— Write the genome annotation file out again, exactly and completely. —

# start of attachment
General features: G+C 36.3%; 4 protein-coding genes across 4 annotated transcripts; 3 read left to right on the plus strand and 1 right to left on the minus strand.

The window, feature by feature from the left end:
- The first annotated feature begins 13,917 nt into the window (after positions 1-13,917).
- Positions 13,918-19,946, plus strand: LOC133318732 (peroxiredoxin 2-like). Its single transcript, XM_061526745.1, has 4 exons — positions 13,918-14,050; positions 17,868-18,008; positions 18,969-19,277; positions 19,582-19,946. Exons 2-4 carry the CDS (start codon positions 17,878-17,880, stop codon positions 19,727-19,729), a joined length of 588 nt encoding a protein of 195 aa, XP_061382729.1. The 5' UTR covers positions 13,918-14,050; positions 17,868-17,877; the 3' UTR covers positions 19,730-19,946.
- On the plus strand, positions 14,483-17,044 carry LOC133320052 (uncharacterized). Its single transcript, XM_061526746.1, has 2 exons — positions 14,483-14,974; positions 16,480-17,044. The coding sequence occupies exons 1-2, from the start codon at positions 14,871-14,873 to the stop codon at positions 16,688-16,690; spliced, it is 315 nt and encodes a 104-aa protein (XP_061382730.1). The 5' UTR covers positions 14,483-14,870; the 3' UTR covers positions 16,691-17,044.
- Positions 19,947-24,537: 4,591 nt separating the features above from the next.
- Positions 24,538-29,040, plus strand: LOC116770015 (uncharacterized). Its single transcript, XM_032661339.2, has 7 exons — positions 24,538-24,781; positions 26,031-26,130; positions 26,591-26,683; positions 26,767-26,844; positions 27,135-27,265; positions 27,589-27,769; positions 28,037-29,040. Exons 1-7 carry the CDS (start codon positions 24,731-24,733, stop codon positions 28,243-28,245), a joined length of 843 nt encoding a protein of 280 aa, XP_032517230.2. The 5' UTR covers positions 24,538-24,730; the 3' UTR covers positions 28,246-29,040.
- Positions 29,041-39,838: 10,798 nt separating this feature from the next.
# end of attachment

General features: G+C 36.3%; 4 protein-coding genes across 4 annotated transcripts; 3 read left to right on the plus strand and 1 right to left on the minus strand.

The window, feature by feature from the left end:
- The first annotated feature begins 13,917 nt into the window (after positions 1-13,917).
- Positions 13,918-19,946, plus strand: LOC133318732 (peroxiredoxin 2-like). Its single transcript, XM_061526745.1, has 4 exons — positions 13,918-14,050; positions 17,868-18,008; positions 18,969-19,277; positions 19,582-19,946. Exons 2-4 carry the CDS (start codon positions 17,878-17,880, stop codon positions 19,727-19,729), a joined length of 588 nt encoding a protein of 195 aa, XP_061382729.1. The 5' UTR covers positions 13,918-14,050; positions 17,868-17,877; the 3' UTR covers positions 19,730-19,946.
- On the plus strand, positions 14,483-17,044 carry LOC133320052 (uncharacterized). Its single transcript, XM_061526746.1, has 2 exons — positions 14,483-14,974; positions 16,480-17,044. The coding sequence occupies exons 1-2, from the start codon at positions 14,871-14,873 to the stop codon at positions 16,688-16,690; spliced, it is 315 nt and encodes a 104-aa protein (XP_061382730.1). The 5' UTR covers positions 14,483-14,870; the 3' UTR covers positions 16,691-17,044.
- Positions 19,947-24,537: 4,591 nt separating the features above from the next.
- Positions 24,538-29,040, plus strand: LOC116770015 (uncharacterized). Its single transcript, XM_032661339.2, has 7 exons — positions 24,538-24,781; positions 26,031-26,130; positions 26,591-26,683; positions 26,767-26,844; positions 27,135-27,265; positions 27,589-27,769; positions 28,037-29,040. Exons 1-7 carry the CDS (start codon positions 24,731-24,733, stop codon positions 28,243-28,245), a joined length of 843 nt encoding a protein of 280 aa, XP_032517230.2. The 5' UTR covers positions 24,538-24,730; the 3' UTR covers positions 28,246-29,040.
- Positions 29,041-39,838: 10,798 nt separating this feature from the next.